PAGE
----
... works for the farmers, putting up pig-styes, mending walls, and doing small jobs of that kind. This is the builder who engages to come on Saturday afternoons or in the evenings, while the would-be householder himself is the hod-bearer and mixes the mortar. Nine times out of ten the site for the cottage is chosen so as to have a ditch at the back. This ditch acts at once as the cesspool and the sewer, and, unless it happens to have a good fall, speedily becomes a nuisance to the neighbourhood. ...
— The Toilers of the Field • Richard Jefferies

... Chimneys must be swept every six weeks in summer, and every four weeks in winter in Berlin. Dustbins are emptied every day, and in some towns the police make most troublesome regulations with regard to them. The householder has to set his outside to be emptied, and the police insist on this being done at a certain hour, neither earlier nor later, so that if your servant happens to be careless or unpunctual you ...
— Home Life in Germany • Mrs. Alfred Sidgwick

... a scandal in the political side to which she nominally belonged, one that had come out of the present crisis; and that, as for herself, she had sworn to abjure politics for ever on account of it, so that he was to regard her forthwith as a more neutral householder than ever. By this time some more people had surged upstairs, and Pierston ...
— The Well-Beloved • Thomas Hardy

... inch, the Roman estimated it by the quinarius, or amount that could flow through a pipe of one and a quarter finger diameter, under a head of twelve inches. This would yield about ninety-two gallons in twelve hours, and the price was so low that the householder paid only about half a cent per year for each gallon supplied daily. Ninety-two gallons a day would therefore cost less than half a dollar a year. (In New York it would cost nearly $18.) But though cheap, the water was not a vested ...
— The Galaxy - Vol. 23, No. 1 • Various

... his heart. And he pictured to himself his father coming into the synagogue, like a respectable householder, with his own citron and his own palm-branch. And though Moshe-Yankel is only a clerk, still when the men walk around the Ark with their palms and their citrons, he will follow them with his palm and citron. And Leibel's heart was full of joy. When he came to "Cheder," he at once told ...
— Jewish Children • Sholem Naumovich Rabinovich

... with the approval of Funston, went through the standing residence district and made every householder give over his spare room to refugees. Here, generosity was its own reward. Those residents of the western addition who took in burned out friends or chance acquaintances on the first day had a chance to pick their company. Those who were ...
— Complete Story of the San Francisco Horror • Richard Linthicum

... marry her; but I don't know if she has a penny. She must have some, a few thousands—enough to pay the first expenses. To get a house and get into the house would cost a thousand." A cloud passed over his face. The householder, the payer of rates and taxes which the thought evoked, jarred and caricatured the ideal, the ideal Mike Fletcher, which in more or less consistent form was always present in his mind. He who had always received, ...
— Mike Fletcher - A Novel • George (George Augustus) Moore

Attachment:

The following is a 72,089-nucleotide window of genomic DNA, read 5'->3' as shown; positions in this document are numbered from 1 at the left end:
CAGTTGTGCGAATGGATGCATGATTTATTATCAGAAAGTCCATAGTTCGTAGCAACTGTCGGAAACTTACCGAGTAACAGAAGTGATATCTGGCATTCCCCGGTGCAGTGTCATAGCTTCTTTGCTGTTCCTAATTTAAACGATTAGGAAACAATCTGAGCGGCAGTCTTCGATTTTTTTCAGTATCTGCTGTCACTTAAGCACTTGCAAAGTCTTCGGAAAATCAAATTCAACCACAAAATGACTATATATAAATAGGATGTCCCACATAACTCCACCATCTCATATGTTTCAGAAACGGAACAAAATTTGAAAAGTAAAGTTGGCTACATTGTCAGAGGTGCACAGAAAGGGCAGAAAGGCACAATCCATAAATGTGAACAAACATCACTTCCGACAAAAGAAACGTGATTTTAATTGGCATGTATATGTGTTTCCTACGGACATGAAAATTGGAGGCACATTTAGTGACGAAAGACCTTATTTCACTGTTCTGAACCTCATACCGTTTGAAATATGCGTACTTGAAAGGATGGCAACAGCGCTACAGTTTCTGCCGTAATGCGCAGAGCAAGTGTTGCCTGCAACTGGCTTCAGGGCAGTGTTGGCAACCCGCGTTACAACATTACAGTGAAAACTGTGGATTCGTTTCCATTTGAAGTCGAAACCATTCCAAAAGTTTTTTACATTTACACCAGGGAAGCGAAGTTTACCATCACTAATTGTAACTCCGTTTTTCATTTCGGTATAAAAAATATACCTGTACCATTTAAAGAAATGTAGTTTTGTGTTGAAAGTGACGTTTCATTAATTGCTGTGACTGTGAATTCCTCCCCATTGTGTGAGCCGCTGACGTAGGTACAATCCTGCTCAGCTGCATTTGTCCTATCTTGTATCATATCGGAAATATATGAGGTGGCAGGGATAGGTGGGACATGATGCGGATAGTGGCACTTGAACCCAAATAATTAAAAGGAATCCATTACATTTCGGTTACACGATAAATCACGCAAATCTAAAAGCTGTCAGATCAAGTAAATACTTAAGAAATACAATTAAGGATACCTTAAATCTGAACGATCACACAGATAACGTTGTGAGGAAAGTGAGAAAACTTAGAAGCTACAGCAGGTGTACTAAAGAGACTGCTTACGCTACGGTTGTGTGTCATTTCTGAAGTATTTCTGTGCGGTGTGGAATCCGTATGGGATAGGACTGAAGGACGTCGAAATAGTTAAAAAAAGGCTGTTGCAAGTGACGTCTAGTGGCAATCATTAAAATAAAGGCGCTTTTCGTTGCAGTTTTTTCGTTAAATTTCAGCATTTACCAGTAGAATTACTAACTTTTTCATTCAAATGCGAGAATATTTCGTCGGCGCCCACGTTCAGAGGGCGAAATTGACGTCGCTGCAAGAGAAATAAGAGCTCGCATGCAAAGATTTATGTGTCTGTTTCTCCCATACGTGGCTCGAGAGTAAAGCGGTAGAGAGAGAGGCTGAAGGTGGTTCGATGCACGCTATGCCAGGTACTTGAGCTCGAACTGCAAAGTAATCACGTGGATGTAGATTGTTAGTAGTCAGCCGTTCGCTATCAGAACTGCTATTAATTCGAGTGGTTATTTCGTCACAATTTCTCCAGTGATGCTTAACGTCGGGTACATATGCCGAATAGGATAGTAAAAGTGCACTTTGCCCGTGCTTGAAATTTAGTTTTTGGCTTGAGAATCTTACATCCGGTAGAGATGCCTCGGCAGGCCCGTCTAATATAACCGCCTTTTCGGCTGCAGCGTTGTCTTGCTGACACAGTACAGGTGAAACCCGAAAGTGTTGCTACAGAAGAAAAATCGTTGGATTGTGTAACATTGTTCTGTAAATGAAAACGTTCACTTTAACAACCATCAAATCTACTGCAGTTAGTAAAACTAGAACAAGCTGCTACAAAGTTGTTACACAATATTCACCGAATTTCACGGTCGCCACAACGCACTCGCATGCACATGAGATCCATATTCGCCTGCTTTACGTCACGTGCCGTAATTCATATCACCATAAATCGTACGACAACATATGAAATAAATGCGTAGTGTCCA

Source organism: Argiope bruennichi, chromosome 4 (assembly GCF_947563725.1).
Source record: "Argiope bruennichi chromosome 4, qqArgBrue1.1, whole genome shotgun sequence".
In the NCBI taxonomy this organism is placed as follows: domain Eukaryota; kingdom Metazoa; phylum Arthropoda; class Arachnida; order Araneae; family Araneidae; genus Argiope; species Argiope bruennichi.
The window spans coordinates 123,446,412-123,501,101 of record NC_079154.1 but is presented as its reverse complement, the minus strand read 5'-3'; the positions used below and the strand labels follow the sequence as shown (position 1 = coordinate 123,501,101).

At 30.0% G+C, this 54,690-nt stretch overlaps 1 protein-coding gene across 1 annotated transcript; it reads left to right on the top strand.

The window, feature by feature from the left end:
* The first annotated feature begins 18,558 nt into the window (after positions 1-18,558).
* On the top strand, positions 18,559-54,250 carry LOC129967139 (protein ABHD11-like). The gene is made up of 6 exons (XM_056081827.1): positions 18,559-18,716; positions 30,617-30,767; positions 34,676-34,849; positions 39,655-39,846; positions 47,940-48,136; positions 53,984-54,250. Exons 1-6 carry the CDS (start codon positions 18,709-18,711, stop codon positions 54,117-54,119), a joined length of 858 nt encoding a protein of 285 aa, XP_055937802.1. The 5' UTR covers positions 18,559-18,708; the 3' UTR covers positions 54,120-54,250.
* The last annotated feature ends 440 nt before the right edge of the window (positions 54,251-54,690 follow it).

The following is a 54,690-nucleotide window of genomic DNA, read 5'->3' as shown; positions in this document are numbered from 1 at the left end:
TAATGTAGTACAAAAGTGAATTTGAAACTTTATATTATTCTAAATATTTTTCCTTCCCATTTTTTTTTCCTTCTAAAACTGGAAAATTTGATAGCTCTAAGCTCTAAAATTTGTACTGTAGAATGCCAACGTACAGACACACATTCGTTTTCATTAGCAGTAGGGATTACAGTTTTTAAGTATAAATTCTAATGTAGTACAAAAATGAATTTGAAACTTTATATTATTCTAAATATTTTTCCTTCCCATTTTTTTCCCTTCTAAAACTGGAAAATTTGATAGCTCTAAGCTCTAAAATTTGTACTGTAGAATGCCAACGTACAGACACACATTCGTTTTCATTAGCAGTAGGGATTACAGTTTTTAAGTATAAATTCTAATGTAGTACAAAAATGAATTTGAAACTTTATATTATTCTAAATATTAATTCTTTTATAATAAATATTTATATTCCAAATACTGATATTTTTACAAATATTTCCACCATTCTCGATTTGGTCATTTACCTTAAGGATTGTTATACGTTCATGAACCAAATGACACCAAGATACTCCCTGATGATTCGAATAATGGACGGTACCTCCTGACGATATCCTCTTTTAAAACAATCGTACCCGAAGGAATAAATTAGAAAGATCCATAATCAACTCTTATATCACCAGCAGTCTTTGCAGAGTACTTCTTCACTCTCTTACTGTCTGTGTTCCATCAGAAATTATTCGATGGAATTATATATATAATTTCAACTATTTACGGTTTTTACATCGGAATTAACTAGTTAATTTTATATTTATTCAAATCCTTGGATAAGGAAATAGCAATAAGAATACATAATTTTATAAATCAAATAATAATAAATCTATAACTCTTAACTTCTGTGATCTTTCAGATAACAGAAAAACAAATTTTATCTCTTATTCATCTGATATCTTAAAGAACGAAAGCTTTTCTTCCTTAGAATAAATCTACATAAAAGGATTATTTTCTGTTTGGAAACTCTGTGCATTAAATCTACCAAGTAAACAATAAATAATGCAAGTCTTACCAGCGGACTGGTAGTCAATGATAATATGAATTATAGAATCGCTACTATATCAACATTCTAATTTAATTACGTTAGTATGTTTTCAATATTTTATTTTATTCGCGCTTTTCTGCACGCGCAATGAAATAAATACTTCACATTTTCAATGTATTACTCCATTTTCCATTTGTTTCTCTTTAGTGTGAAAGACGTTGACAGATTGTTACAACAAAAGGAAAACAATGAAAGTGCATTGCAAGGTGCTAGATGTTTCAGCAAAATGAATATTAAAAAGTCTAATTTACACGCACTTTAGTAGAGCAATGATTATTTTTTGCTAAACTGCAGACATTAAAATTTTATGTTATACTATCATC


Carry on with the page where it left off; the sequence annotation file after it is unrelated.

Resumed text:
... person found affixing such a placard. Imprisonment to those who speak of these handbills. Fines to each householder upon whose house or door such a paper is found.' Thus Eberhard Ludwig decreed; and one miserable wretch was actually hung for nailing up one of Forstner's placards; while innumerable fines were imposed upon the burghers whose houses had ...
— A German Pompadour - Being the Extraordinary History of Wilhelmine van Graevenitz, - Landhofmeisterin of Wirtemberg • Marie Hay

... but a departure for a distant point. Scarcely a presentiment, but a belief—a conviction. Around me were circumstances corroborative of this view. The articles of furniture left behind, though rude, were still of a certain value—especially to a householder of Holt's condition; and had the squatter designed to re-erect his roof-tree in the neighbourhood, he would no doubt have taken them with him. Otherwise they were too heavy for ...
— The Wild Huntress - Love in the Wilderness • Mayne Reid

... definite now about this person calling herself Madame la Marquise de Montfort. As a stranger it was all very well to overlook the vagueness of her biography—they were not committed to anything really dangerous by simply visiting a householder among them—but it was another matter if she was to be married to one of themselves. Then they must learn who she really was, and Mr. Dundas must satisfy them scrupulously, else they should ...
— Lippincott's Magazine of Popular Literature and Science, Vol. 17, - No. 97, January, 1876 • Various

... of Jan's who sickened first. She died within two days. Her burial was hasty enough, but Mrs. Lake had no time to fret about that, for a second child was ill. Like many another householder, the poor windmiller was now ready enough to look to his drains, and so forth; but it may be doubted if the general stirring up of dirty places at this moment did not do as much harm as good. It was hot,—terribly hot. Day after day passed ...
— Jan of the Windmill • Juliana Horatia Ewing

... that spiritual guidance should be sought outside the family, or, at any rate, outside the parish. He thought such direction weakened the nature, and Mr, Audley, after warning him against taking the disease for the effect of the remedy, had to laugh at him as a British householder. After all, he yielded, because he thought Mr. Audley had a certain right over Geraldine, and that it was proper to defer to his judgment; while his guardian trusted to a sight of St. Matthew's for the overthrowal of the prejudices that ...
— The Pillars of the House, V1 • Charlotte M. Yonge



Words linked to "Householder" :   household, weekend warrior, possessor